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IN-DEPTH 26 September 2018
How US casinos can avoid being a sportsbook flop

The recent PASPA repeal has presented US bricks and mortar casinos with an attractive opportunity. Max Meltzer, Kambi Group’s Chief Commercial Officer, wonders whether or not they will make the most of it (Extracted from July-August edition of Gambling Insider magazine)

By Gambling Insider
The date 14 May 2018 will go down in gambling folklore as the triumphant day sports wagering was re-introduced to the US. The 27-year-long federal prohibition, known as PASPA (Professional and Amateur Sports Protection Act), was finally confined to history following the US Supreme Court’s widely-anticipated judgment.

Both in the lead up to and immediately after the verdict, sports betting operators and suppliers in Europe have been eagerly planning their market entry. The same is also true of those on the other side of the pond, with major US brands keen to make the most of the newly presented business opportunity, with many hopeful of having something to offer from ‘day one’.

In the coming months and years, I believe we’ll see sports betting offered by companies of all shapes and sizes, from DFS operators to racetracks, and media companies to lotteries. However, with the potential for online sports betting being a slow burner, at least from a regulatory perspective, land-based casinos could be first in line to profit from the expansion of single-game wagering beyond Nevada.

This land-based opportunity was just one of the reasons why we recently decided to partner with Rush Street Interactive. Part of the Rush Street Gaming Group, which owns four major bricks and mortar casinos and an online casino brand, Rush Street Interactive will receive Kambi’s full online and retail products where logistically and legally possible.


Other drivers were Rush Street’s customer-focused approach and dedication to innovation. Rush Street understands that if it is to succeed in what will quickly become an ultra-competitive sports betting industry, it will have to make sports betting part of the overall Rush Street experience. It must take what’s made them successful in casino and adapt for the sports betting vertical.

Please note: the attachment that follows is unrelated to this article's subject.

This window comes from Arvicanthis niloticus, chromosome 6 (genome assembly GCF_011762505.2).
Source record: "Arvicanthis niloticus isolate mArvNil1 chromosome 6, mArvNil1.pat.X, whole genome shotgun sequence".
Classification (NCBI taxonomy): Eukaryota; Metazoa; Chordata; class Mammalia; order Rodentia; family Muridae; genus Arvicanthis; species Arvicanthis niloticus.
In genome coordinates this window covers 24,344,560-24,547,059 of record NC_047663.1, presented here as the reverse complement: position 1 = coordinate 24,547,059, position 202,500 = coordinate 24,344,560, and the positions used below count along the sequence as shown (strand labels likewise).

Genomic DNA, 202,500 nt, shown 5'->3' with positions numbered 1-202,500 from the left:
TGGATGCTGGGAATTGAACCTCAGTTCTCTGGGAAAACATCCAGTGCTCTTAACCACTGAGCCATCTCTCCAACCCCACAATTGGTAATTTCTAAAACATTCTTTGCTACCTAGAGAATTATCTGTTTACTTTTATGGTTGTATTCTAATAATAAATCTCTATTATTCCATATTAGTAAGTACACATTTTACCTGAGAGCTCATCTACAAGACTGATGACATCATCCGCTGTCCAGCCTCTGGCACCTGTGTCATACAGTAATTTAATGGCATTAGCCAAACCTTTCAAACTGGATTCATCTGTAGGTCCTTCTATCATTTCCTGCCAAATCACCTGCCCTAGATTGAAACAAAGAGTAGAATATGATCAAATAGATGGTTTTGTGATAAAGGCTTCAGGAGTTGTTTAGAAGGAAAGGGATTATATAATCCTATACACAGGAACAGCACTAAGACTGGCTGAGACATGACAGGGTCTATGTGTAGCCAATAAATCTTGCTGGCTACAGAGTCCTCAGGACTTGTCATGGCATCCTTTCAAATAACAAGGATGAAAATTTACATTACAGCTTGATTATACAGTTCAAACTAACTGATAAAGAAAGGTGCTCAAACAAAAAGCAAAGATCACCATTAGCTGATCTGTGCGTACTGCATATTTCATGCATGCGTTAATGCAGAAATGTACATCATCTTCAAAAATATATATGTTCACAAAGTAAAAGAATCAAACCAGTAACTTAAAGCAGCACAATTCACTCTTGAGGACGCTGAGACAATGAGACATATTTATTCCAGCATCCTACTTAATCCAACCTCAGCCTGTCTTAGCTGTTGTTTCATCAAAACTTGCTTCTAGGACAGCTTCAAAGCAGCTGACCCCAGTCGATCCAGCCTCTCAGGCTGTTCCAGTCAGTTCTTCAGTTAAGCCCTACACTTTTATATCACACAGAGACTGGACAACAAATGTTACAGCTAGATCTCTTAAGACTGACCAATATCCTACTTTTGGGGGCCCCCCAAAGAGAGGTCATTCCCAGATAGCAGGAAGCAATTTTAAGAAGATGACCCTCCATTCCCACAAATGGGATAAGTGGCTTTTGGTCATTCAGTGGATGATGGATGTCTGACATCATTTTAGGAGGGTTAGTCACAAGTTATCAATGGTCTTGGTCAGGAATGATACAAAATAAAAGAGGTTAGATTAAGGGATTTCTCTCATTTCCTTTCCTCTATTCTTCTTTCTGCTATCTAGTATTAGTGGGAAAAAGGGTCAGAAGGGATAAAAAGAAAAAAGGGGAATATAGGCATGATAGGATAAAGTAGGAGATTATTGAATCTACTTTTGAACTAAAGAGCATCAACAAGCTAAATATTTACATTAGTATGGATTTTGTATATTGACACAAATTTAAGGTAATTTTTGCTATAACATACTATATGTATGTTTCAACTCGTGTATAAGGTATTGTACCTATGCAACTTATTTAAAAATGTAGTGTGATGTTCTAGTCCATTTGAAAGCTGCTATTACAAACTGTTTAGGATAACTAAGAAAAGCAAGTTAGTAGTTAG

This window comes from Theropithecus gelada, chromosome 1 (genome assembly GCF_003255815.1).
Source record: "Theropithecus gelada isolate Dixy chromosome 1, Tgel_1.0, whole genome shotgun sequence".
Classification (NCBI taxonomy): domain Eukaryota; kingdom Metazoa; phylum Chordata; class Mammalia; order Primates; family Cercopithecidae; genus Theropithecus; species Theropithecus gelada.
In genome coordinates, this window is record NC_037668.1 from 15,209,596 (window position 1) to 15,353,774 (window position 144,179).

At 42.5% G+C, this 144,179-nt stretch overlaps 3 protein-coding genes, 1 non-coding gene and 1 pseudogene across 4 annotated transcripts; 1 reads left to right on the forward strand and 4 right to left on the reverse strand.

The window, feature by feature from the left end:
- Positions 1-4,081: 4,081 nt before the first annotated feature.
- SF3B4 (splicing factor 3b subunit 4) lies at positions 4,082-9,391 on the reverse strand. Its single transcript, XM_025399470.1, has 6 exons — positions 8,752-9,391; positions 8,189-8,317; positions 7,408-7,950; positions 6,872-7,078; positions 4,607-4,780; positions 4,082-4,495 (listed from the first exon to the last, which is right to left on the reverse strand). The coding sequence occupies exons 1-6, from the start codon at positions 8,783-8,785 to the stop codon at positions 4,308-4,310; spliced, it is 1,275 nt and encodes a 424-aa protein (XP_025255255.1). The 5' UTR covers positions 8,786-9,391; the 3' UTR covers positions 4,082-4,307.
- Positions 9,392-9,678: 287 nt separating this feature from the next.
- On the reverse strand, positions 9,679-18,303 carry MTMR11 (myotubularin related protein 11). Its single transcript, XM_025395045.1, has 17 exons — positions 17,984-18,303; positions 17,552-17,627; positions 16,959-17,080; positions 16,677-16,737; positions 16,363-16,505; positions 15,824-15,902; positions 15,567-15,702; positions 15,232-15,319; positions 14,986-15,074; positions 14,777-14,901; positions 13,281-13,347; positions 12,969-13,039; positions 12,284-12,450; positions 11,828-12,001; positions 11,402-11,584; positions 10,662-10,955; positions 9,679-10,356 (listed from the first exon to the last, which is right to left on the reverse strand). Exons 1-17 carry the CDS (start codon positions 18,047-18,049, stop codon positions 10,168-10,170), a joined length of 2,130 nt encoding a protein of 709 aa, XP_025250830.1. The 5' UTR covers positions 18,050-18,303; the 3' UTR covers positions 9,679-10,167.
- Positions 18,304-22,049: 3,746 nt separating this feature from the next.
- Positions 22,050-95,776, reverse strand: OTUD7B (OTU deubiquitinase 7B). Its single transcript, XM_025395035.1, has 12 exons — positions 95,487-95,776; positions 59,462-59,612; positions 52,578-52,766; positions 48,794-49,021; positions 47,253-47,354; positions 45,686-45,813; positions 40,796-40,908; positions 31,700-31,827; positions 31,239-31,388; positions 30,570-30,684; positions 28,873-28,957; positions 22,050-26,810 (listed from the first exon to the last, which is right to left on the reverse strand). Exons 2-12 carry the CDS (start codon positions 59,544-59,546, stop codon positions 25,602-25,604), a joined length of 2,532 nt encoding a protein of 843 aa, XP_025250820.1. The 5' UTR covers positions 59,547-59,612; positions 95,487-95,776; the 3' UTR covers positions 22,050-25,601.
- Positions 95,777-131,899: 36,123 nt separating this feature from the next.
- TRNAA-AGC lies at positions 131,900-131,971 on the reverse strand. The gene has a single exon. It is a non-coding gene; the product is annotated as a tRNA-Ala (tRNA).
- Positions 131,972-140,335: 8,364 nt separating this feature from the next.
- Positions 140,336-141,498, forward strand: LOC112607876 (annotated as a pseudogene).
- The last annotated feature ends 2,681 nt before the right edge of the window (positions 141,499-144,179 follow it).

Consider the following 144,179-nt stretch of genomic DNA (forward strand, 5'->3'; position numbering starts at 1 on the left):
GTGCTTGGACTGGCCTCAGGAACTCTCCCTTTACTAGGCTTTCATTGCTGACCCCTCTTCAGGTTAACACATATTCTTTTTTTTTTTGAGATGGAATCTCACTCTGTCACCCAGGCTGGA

In order to do so, they realized they needed a sportsbook platform with the flexibility to mould and build upon, one that gave them the capacity to remain agile and satisfy what could be a rapidly evolving and maturing customer base. As such, they’ll be using the Kambi technology and uniquely open-APIs to develop and offer a product tailored to their specific audience. It also gives them ability to pivot into a full service B2B provider in other states, with Kambi providing the sportsbook.

I believe if casinos are to succeed in what will quickly become an ultra-competitive US sports betting industry, they’ll have to ensure they have the ability, like Rush Street, to offer their customers new and exciting products. Experiences that will increase brand loyalty and keep players out of the clutches of the growing number of competitors.


These experiences could be anything from augmented reality bonus hunts within the casino premises (think PokemonGo) to dedicated apps for particular sports, leagues and/or players, to the conversion of sports wagering into casino or gamification-style products, to freemium games to either act as a bridge into real-money sports betting or to build a customer base in states that have yet to regulate the activity but plan to do so.

We’ve seen these, and other innovations, activated across our customer base to great effect, giving each operator another USP to differentiate in clustered markets. The only limitation to this approach is imagination but I’m confident, over time, we’ll see the US sports betting market gravitate away from the traditional European-style sportsbook experience as innovation takes hold.